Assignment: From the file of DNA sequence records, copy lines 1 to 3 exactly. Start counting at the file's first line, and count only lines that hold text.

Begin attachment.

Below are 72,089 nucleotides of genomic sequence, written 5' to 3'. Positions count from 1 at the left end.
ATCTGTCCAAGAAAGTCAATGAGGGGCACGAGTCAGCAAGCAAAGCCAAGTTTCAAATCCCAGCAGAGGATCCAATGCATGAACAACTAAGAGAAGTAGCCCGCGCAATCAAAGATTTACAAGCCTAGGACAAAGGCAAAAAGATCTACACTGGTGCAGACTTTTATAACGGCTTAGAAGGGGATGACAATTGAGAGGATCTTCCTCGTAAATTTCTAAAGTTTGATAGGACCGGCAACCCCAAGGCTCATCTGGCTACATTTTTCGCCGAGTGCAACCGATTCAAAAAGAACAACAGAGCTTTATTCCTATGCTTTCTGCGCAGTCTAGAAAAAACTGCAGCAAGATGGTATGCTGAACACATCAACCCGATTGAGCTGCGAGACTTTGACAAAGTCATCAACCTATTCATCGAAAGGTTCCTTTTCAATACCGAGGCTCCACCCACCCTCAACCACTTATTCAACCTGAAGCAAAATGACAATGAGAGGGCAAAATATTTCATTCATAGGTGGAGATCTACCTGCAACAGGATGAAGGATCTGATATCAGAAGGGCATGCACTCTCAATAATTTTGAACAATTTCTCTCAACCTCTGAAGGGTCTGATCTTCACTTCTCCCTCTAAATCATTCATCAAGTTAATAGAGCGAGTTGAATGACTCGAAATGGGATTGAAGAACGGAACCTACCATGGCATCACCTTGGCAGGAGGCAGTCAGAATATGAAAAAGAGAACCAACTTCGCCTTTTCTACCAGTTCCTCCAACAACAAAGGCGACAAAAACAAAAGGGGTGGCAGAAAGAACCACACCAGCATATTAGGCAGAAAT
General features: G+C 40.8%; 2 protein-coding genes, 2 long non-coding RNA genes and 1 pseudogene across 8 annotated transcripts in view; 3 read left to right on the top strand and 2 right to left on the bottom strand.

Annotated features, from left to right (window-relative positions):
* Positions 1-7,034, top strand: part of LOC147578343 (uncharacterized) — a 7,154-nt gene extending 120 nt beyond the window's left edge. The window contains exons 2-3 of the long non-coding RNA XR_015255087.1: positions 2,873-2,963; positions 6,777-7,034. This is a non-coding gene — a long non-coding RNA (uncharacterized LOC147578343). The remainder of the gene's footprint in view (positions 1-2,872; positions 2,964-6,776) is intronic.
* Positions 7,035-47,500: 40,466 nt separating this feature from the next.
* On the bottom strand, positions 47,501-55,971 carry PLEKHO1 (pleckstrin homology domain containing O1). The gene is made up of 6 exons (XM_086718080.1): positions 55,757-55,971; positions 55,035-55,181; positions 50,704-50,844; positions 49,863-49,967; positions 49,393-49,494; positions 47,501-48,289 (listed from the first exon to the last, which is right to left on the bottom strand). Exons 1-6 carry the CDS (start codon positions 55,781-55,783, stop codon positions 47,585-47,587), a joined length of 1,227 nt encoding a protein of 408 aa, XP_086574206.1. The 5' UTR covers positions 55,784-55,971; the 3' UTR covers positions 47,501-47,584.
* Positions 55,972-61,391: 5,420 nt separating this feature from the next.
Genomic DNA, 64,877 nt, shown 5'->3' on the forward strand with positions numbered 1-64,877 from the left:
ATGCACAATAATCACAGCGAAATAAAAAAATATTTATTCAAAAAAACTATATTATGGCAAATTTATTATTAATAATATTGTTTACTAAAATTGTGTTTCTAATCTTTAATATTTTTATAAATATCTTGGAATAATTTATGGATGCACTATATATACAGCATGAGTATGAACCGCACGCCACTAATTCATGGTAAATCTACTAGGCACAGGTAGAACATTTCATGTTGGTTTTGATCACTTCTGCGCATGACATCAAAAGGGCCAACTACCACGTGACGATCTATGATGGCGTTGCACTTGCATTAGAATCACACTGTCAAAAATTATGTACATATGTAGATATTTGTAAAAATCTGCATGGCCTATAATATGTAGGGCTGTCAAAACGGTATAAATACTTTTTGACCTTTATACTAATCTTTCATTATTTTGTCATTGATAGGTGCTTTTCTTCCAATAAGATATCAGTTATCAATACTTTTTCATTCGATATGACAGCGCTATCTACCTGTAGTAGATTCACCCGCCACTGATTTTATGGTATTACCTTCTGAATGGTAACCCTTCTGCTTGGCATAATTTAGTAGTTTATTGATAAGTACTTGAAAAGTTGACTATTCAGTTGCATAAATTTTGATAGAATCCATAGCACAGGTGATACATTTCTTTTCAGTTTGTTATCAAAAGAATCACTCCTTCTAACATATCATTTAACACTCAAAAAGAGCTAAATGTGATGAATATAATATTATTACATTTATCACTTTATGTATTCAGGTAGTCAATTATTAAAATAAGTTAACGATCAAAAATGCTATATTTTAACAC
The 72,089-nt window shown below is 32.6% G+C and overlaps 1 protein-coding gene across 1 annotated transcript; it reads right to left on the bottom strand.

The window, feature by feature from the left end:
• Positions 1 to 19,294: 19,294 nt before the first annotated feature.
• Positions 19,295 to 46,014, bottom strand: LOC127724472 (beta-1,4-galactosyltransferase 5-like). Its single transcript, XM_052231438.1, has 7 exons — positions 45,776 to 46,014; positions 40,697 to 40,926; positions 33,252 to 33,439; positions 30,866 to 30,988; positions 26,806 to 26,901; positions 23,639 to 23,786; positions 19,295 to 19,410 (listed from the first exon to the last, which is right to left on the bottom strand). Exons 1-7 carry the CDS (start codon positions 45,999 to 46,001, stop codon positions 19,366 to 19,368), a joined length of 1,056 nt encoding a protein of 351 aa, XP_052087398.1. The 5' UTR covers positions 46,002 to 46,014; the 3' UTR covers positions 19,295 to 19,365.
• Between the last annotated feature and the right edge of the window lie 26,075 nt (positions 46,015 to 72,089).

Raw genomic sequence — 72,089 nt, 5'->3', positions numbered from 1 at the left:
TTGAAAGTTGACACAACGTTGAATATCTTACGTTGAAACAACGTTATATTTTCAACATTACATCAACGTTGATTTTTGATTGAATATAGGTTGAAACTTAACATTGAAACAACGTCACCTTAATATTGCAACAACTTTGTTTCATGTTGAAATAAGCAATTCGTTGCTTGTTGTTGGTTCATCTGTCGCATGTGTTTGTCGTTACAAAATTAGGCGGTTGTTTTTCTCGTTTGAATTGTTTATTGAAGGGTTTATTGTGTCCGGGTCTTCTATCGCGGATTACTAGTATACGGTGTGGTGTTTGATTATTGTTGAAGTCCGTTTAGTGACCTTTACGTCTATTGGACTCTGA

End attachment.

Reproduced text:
Below are 72,089 nucleotides of genomic sequence, written 5' to 3'. Positions count from 1 at the left end.
ATCTGTCCAAGAAAGTCAATGAGGGGCACGAGTCAGCAAGCAAAGCCAAGTTTCAAATCCCAGCAGAGGATCCAATGCATGAACAACTAAGAGAAGTAGCCCGCGCAATCAAAGATTTACAAGCCTAGGACAAAGGCAAAAAGATCTACACTGGTGCAGACTTTTATAACGGCTTAGAAGGGGATGACAATTGAGAGGATCTTCCTCGTAAATTTCTAAAGTTTGATAGGACCGGCAACCCCAAGGCTCATCTGGCTACATTTTTCGCCGAGTGCAACCGATTCAAAAAGAACAACAGAGCTTTATTCCTATGCTTTCTGCGCAGTCTAGAAAAAACTGCAGCAAGATGGTATGCTGAACACATCAACCCGATTGAGCTGCGAGACTTTGACAAAGTCATCAACCTATTCATCGAAAGGTTCCTTTTCAATACCGAGGCTCCACCCACCCTCAACCACTTATTCAACCTGAAGCAAAATGACAATGAGAGGGCAAAATATTTCATTCATAGGTGGAGATCTACCTGCAACAGGATGAAGGATCTGATATCAGAAGGGCATGCACTCTCAATAATTTTGAACAATTTCTCTCAACCTCTGAAGGGTCTGATCTTCACTTCTCCCTCTAAATCATTCATCAAGTTAATAGAGCGAGTTGAATGACTCGAAATGGGATTGAAGAACGGAACCTACCATGGCATCACCTTGGCAGGAGGCAGTCAGAATATGAAAAAGAGAACCAACTTCGCCTTTTCTACCAGTTCCTCCAACAACAAAGGCGACAAAAACAAAAGGGGTGGCAGAAAGAACCACACCAGCATATTAGGCAGAAAT
General features: G+C 40.8%; 2 protein-coding genes, 2 long non-coding RNA genes and 1 pseudogene across 8 annotated transcripts in view; 3 read left to right on the top strand and 2 right to left on the bottom strand.